## Definition:

The debt to equity ratio is the debt ratio that use to measure the entity’s financial leverages by using the relationship between total liabilities and total equity at the balance sheet date.

Debt to equity ratio is normally used by bankers, creditors, shareholders, and investors for the purpose of providing the loan, extend credit terms, as well as an investment decision.

There is no specific rule to said that how much is the good debt to equity ratio and how much is bad. However, if the ratio is 100%, that means the entity could use all of its equity to pay off its debt.

## Formula:

The debt to equity ratio can be calculated by dividing total debt by total equity at the end of the period. These total debt and total equity figures can take from the balance sheet.

• Total liabilities here include both current and non-current liabilities that report in the balance sheet at the reporting date. They are including short term loan, long term loan, account payable, noted payable, tax liabilities, accrual expenses, salaries payable, unearned revenue, and other liabilities.
• Total equity here included all kinds of equity items that report the balance sheet on the same period of liabilities. These items including ordinary shares, preferred shares, retain earning, accumulated gain or loss, and other equity items.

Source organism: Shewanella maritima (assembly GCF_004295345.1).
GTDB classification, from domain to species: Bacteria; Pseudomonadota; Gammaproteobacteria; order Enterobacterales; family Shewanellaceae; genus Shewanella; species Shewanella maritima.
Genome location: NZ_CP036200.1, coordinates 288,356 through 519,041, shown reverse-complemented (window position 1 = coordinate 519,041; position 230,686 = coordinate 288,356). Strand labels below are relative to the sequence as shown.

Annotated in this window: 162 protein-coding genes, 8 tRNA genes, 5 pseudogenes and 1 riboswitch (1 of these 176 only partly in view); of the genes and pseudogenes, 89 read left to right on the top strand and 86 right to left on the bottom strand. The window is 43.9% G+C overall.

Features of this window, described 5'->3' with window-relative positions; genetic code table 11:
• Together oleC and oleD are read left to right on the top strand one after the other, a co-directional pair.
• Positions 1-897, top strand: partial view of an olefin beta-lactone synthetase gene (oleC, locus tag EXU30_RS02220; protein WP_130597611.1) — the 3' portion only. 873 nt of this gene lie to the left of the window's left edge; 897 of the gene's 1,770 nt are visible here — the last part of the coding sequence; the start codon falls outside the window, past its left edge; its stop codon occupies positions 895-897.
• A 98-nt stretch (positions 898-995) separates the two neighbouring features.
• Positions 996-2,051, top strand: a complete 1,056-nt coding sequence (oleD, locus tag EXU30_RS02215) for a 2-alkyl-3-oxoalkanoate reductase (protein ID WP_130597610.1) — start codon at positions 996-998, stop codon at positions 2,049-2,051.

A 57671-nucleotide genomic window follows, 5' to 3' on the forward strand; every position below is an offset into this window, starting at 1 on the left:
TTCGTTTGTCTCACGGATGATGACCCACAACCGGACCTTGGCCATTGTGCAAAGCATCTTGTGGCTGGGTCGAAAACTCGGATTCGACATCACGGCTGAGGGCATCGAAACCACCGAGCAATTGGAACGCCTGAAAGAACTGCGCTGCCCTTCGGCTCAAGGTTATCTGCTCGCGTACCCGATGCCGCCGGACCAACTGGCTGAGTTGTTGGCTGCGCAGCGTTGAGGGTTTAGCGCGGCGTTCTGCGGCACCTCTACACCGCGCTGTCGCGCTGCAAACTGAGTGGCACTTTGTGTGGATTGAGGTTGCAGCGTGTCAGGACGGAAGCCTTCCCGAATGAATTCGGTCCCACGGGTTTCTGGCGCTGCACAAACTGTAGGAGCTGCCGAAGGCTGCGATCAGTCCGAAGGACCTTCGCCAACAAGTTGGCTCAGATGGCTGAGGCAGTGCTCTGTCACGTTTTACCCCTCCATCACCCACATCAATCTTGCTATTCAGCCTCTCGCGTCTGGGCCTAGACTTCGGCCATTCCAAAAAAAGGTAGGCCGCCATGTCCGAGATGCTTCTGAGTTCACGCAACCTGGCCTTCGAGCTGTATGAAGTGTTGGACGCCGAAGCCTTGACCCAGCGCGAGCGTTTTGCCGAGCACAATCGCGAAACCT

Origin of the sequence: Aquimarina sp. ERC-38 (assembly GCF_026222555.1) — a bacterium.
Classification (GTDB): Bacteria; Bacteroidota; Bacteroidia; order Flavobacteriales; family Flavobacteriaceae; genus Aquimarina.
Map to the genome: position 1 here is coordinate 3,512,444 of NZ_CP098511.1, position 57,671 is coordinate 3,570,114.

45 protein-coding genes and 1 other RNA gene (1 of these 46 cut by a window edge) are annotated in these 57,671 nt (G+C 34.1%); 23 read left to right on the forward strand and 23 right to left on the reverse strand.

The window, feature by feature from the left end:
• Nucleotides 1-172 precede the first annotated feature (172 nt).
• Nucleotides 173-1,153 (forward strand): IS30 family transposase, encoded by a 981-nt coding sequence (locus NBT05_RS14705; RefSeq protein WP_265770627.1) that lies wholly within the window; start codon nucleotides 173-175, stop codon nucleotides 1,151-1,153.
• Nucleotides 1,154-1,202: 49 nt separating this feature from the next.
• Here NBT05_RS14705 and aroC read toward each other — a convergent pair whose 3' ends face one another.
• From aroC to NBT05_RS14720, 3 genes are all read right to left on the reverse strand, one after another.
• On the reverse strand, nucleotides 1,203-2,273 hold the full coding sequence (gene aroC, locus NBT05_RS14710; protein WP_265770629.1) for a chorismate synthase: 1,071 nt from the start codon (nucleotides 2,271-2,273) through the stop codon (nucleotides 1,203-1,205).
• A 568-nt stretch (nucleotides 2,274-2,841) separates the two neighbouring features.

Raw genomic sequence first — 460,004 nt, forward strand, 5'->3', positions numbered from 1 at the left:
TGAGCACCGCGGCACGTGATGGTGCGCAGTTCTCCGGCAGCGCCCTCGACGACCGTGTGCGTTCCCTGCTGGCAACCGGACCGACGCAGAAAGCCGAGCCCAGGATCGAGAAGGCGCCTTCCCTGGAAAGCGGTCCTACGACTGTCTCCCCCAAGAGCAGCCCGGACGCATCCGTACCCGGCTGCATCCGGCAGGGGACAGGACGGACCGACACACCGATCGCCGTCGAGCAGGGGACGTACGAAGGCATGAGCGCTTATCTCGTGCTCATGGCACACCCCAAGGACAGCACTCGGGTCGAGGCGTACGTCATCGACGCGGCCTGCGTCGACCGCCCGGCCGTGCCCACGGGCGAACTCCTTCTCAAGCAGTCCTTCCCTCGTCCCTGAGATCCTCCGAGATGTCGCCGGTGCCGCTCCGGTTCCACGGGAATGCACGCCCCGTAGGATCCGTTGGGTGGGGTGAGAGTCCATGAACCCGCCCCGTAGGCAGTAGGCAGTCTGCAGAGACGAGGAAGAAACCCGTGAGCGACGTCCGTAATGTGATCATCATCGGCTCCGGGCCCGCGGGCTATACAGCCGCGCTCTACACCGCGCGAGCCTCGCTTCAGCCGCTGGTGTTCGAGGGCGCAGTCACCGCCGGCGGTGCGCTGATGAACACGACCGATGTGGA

## Example:

For example, ABC company has the following financial information as at 31 December 2016,

• Short term loan = 100,000 USD
• Long term loan = 40,000 USD
• Account payable = 30,000 USD
• Noted payable = 40,000 USD
• Tax liabilities = 50,000 USD
• Accrual expenses = 60,000 USD
• Salaries payable = 30, 000 USD
• Unearned revenue = 30,000 USD
• Others liabilities = 50,000 USD
• Equity = 500,000 USD
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Calculate debt to equity ratio of ABC company.

Based on the information above, we got

• Total liabilities = 900,000 USD
• Total equity = 500,000 USD

## Analysis:

As mention above, the debt to equity ratio is used to assess the entity’s financial leverage as well as liquidity problems. This ratio is going up and down is depending on the entity’s financial strategy.

For example, the entity plan to increase its operations by increasing production line. This increasing require new sources of fund. In this case, the entity might raise the fund through a loan or equity.

High debt compare to equity will not only increase the ratio, soon the entity financial gearing will increase, and this might affect shareholders.

The effect to shareholders is through dividends since part of the entity earnings have to pay interest expenses.

There are many ways that we can use to improve this ratio. The first is to raise new funds from selling the new share. This will help the entity to have some funds to settle the debt which will subsequently improve the ratio.